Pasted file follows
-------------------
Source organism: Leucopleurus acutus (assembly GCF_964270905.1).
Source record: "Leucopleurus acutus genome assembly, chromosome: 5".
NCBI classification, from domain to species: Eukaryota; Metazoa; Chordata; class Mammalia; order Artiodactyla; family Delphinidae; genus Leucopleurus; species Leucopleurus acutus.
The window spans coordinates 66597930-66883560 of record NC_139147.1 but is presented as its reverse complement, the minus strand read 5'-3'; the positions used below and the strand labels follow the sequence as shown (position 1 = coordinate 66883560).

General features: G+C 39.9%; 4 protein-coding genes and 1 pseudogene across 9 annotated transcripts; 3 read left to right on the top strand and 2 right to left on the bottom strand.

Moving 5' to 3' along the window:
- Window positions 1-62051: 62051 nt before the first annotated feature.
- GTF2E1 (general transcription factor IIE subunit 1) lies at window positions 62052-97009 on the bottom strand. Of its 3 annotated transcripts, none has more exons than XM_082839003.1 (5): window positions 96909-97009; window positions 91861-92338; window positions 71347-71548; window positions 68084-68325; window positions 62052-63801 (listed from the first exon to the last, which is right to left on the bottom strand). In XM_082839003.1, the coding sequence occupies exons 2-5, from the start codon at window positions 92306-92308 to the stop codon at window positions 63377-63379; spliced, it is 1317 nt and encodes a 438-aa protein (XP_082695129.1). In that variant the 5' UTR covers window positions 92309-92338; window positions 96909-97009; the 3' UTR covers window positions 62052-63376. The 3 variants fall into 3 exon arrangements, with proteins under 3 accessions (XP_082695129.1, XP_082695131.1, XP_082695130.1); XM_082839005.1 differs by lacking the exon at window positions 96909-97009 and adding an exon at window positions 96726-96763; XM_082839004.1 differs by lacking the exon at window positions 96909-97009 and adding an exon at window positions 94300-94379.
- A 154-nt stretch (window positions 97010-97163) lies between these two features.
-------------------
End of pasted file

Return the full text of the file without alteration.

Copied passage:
Source organism: Leucopleurus acutus (assembly GCF_964270905.1).
Source record: "Leucopleurus acutus genome assembly, chromosome: 5".
NCBI classification, from domain to species: Eukaryota; Metazoa; Chordata; class Mammalia; order Artiodactyla; family Delphinidae; genus Leucopleurus; species Leucopleurus acutus.
The window spans coordinates 66597930-66883560 of record NC_139147.1 but is presented as its reverse complement, the minus strand read 5'-3'; the positions used below and the strand labels follow the sequence as shown (position 1 = coordinate 66883560).

General features: G+C 39.9%; 4 protein-coding genes and 1 pseudogene across 9 annotated transcripts; 3 read left to right on the top strand and 2 right to left on the bottom strand.

Moving 5' to 3' along the window:
- Window positions 1-62051: 62051 nt before the first annotated feature.
- GTF2E1 (general transcription factor IIE subunit 1) lies at window positions 62052-97009 on the bottom strand. Of its 3 annotated transcripts, none has more exons than XM_082839003.1 (5): window positions 96909-97009; window positions 91861-92338; window positions 71347-71548; window positions 68084-68325; window positions 62052-63801 (listed from the first exon to the last, which is right to left on the bottom strand). In XM_082839003.1, the coding sequence occupies exons 2-5, from the start codon at window positions 92306-92308 to the stop codon at window positions 63377-63379; spliced, it is 1317 nt and encodes a 438-aa protein (XP_082695129.1). In that variant the 5' UTR covers window positions 92309-92338; window positions 96909-97009; the 3' UTR covers window positions 62052-63376. The 3 variants fall into 3 exon arrangements, with proteins under 3 accessions (XP_082695129.1, XP_082695131.1, XP_082695130.1); XM_082839005.1 differs by lacking the exon at window positions 96909-97009 and adding an exon at window positions 96726-96763; XM_082839004.1 differs by lacking the exon at window positions 96909-97009 and adding an exon at window positions 94300-94379.
- A 154-nt stretch (window positions 97010-97163) lies between these two features.